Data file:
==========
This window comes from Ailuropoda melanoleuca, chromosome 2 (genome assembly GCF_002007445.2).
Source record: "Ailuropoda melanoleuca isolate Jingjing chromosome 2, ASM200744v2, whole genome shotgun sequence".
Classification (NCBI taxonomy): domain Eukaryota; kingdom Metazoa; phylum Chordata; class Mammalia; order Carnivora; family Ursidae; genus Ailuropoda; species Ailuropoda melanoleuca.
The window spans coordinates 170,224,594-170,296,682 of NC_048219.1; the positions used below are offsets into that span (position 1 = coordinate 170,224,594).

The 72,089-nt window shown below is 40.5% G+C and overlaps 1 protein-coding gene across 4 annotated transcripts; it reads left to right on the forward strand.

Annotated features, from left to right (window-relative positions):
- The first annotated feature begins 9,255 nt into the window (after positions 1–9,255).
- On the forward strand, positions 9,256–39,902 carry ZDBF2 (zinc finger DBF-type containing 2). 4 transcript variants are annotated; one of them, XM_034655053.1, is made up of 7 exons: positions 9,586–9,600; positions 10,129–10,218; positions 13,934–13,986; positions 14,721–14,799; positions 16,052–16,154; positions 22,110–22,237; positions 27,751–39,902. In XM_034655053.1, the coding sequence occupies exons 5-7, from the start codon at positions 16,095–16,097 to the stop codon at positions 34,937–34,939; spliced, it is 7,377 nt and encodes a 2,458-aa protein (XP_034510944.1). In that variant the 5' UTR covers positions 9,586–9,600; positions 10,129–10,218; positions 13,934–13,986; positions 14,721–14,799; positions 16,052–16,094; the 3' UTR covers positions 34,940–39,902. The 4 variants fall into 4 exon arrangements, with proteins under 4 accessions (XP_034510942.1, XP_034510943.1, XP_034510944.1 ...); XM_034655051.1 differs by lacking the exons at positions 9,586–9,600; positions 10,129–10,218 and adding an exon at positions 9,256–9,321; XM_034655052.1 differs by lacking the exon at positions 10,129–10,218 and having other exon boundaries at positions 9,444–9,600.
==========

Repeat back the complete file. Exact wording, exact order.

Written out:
This window comes from Ailuropoda melanoleuca, chromosome 2 (genome assembly GCF_002007445.2).
Source record: "Ailuropoda melanoleuca isolate Jingjing chromosome 2, ASM200744v2, whole genome shotgun sequence".
Classification (NCBI taxonomy): domain Eukaryota; kingdom Metazoa; phylum Chordata; class Mammalia; order Carnivora; family Ursidae; genus Ailuropoda; species Ailuropoda melanoleuca.
The window spans coordinates 170,224,594-170,296,682 of NC_048219.1; the positions used below are offsets into that span (position 1 = coordinate 170,224,594).

The 72,089-nt window shown below is 40.5% G+C and overlaps 1 protein-coding gene across 4 annotated transcripts; it reads left to right on the forward strand.

Annotated features, from left to right (window-relative positions):
- The first annotated feature begins 9,255 nt into the window (after positions 1–9,255).
- On the forward strand, positions 9,256–39,902 carry ZDBF2 (zinc finger DBF-type containing 2). 4 transcript variants are annotated; one of them, XM_034655053.1, is made up of 7 exons: positions 9,586–9,600; positions 10,129–10,218; positions 13,934–13,986; positions 14,721–14,799; positions 16,052–16,154; positions 22,110–22,237; positions 27,751–39,902. In XM_034655053.1, the coding sequence occupies exons 5-7, from the start codon at positions 16,095–16,097 to the stop codon at positions 34,937–34,939; spliced, it is 7,377 nt and encodes a 2,458-aa protein (XP_034510944.1). In that variant the 5' UTR covers positions 9,586–9,600; positions 10,129–10,218; positions 13,934–13,986; positions 14,721–14,799; positions 16,052–16,094; the 3' UTR covers positions 34,940–39,902. The 4 variants fall into 4 exon arrangements, with proteins under 4 accessions (XP_034510942.1, XP_034510943.1, XP_034510944.1 ...); XM_034655051.1 differs by lacking the exons at positions 9,586–9,600; positions 10,129–10,218 and adding an exon at positions 9,256–9,321; XM_034655052.1 differs by lacking the exon at positions 10,129–10,218 and having other exon boundaries at positions 9,444–9,600.